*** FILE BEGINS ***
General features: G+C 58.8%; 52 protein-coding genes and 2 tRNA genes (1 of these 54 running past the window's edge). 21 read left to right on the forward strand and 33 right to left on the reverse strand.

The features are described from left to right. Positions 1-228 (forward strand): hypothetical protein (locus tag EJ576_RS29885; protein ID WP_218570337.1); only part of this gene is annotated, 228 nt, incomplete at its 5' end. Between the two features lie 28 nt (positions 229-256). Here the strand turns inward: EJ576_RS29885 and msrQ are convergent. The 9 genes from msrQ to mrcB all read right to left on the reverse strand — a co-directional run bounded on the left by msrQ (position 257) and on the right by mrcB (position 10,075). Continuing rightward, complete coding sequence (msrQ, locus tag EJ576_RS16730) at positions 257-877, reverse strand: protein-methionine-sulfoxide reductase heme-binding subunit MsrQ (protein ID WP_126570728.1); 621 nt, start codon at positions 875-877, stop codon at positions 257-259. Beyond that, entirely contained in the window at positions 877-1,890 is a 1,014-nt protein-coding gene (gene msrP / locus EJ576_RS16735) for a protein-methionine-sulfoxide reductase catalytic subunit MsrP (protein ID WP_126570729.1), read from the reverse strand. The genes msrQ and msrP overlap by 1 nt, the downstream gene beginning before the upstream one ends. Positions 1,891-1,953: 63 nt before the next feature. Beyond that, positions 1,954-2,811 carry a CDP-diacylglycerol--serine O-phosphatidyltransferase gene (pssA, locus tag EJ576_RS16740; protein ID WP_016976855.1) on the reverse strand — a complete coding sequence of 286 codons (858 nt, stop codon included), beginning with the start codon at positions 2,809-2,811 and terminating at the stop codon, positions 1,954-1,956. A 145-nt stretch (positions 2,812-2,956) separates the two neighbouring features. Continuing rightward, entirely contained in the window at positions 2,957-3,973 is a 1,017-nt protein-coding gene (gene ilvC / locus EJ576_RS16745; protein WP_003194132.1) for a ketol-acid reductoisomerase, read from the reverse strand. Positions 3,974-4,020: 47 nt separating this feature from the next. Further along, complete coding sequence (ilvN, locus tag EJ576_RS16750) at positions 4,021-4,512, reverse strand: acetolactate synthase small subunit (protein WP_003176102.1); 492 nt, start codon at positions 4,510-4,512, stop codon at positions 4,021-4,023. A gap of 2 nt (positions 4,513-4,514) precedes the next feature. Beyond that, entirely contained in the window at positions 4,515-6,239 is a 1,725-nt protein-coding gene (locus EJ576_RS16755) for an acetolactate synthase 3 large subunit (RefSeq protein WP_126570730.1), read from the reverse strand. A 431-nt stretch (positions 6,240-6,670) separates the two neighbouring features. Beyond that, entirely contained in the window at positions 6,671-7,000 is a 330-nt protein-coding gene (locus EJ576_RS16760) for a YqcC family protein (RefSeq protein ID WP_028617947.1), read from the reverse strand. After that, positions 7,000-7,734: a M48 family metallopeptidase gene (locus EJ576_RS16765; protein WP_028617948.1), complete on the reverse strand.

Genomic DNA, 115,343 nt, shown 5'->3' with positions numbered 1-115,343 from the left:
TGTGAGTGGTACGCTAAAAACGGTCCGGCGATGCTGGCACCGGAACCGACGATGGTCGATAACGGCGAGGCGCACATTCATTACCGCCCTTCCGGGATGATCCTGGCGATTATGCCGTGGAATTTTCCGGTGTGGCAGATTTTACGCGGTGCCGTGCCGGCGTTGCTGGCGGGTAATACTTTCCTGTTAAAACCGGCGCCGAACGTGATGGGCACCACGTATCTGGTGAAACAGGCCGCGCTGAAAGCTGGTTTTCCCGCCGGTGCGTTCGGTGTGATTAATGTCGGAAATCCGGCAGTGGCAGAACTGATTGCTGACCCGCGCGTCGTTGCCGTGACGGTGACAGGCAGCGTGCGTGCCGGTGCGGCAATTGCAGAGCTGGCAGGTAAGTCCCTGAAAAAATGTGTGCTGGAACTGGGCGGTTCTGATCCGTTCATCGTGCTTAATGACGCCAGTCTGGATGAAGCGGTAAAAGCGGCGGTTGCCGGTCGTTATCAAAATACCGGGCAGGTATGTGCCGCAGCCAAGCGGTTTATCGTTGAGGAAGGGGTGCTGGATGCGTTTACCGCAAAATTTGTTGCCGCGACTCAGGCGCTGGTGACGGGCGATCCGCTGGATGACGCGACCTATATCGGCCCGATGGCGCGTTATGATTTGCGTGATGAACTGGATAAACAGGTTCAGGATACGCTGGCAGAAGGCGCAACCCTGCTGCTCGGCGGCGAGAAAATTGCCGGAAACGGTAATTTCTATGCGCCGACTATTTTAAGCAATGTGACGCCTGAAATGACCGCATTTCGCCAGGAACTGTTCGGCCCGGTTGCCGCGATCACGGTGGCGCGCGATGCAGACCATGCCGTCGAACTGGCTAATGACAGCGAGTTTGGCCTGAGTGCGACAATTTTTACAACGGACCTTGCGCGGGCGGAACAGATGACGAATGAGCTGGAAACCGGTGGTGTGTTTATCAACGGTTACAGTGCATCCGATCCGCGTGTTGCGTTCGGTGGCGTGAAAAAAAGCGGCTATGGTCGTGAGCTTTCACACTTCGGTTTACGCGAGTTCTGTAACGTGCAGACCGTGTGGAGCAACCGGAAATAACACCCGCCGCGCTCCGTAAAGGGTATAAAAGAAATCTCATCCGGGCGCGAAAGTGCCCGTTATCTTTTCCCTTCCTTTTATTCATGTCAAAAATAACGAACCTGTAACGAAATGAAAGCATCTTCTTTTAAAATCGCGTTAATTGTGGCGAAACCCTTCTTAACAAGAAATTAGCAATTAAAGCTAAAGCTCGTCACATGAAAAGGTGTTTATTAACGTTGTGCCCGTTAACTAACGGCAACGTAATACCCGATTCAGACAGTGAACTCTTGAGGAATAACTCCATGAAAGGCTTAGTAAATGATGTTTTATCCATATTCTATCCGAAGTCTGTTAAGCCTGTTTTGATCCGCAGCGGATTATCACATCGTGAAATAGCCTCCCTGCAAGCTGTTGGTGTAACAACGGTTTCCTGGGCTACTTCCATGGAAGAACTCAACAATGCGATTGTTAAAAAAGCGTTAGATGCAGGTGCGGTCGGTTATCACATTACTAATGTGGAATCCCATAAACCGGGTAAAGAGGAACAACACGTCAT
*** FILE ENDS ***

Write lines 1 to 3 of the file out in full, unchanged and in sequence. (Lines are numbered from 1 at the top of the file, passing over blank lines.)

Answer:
General features: G+C 58.8%; 52 protein-coding genes and 2 tRNA genes (1 of these 54 running past the window's edge). 21 read left to right on the forward strand and 33 right to left on the reverse strand.

The features are described from left to right. Positions 1-228 (forward strand): hypothetical protein (locus tag EJ576_RS29885; protein ID WP_218570337.1); only part of this gene is annotated, 228 nt, incomplete at its 5' end. Between the two features lie 28 nt (positions 229-256). Here the strand turns inward: EJ576_RS29885 and msrQ are convergent. The 9 genes from msrQ to mrcB all read right to left on the reverse strand — a co-directional run bounded on the left by msrQ (position 257) and on the right by mrcB (position 10,075). Continuing rightward, complete coding sequence (msrQ, locus tag EJ576_RS16730) at positions 257-877, reverse strand: protein-methionine-sulfoxide reductase heme-binding subunit MsrQ (protein ID WP_126570728.1); 621 nt, start codon at positions 875-877, stop codon at positions 257-259. Beyond that, entirely contained in the window at positions 877-1,890 is a 1,014-nt protein-coding gene (gene msrP / locus EJ576_RS16735) for a protein-methionine-sulfoxide reductase catalytic subunit MsrP (protein ID WP_126570729.1), read from the reverse strand. The genes msrQ and msrP overlap by 1 nt, the downstream gene beginning before the upstream one ends. Positions 1,891-1,953: 63 nt before the next feature. Beyond that, positions 1,954-2,811 carry a CDP-diacylglycerol--serine O-phosphatidyltransferase gene (pssA, locus tag EJ576_RS16740; protein ID WP_016976855.1) on the reverse strand — a complete coding sequence of 286 codons (858 nt, stop codon included), beginning with the start codon at positions 2,809-2,811 and terminating at the stop codon, positions 1,954-1,956. A 145-nt stretch (positions 2,812-2,956) separates the two neighbouring features. Continuing rightward, entirely contained in the window at positions 2,957-3,973 is a 1,017-nt protein-coding gene (gene ilvC / locus EJ576_RS16745; protein WP_003194132.1) for a ketol-acid reductoisomerase, read from the reverse strand. Positions 3,974-4,020: 47 nt separating this feature from the next. Further along, complete coding sequence (ilvN, locus tag EJ576_RS16750) at positions 4,021-4,512, reverse strand: acetolactate synthase small subunit (protein WP_003176102.1); 492 nt, start codon at positions 4,510-4,512, stop codon at positions 4,021-4,023. A gap of 2 nt (positions 4,513-4,514) precedes the next feature. Beyond that, entirely contained in the window at positions 4,515-6,239 is a 1,725-nt protein-coding gene (locus EJ576_RS16755) for an acetolactate synthase 3 large subunit (RefSeq protein WP_126570730.1), read from the reverse strand. A 431-nt stretch (positions 6,240-6,670) separates the two neighbouring features. Beyond that, entirely contained in the window at positions 6,671-7,000 is a 330-nt protein-coding gene (locus EJ576_RS16760) for a YqcC family protein (RefSeq protein ID WP_028617947.1), read from the reverse strand. After that, positions 7,000-7,734: a M48 family metallopeptidase gene (locus EJ576_RS16765; protein WP_028617948.1), complete on the reverse strand.

Genomic DNA, 115,343 nt, shown 5'->3' with positions numbered 1-115,343 from the left: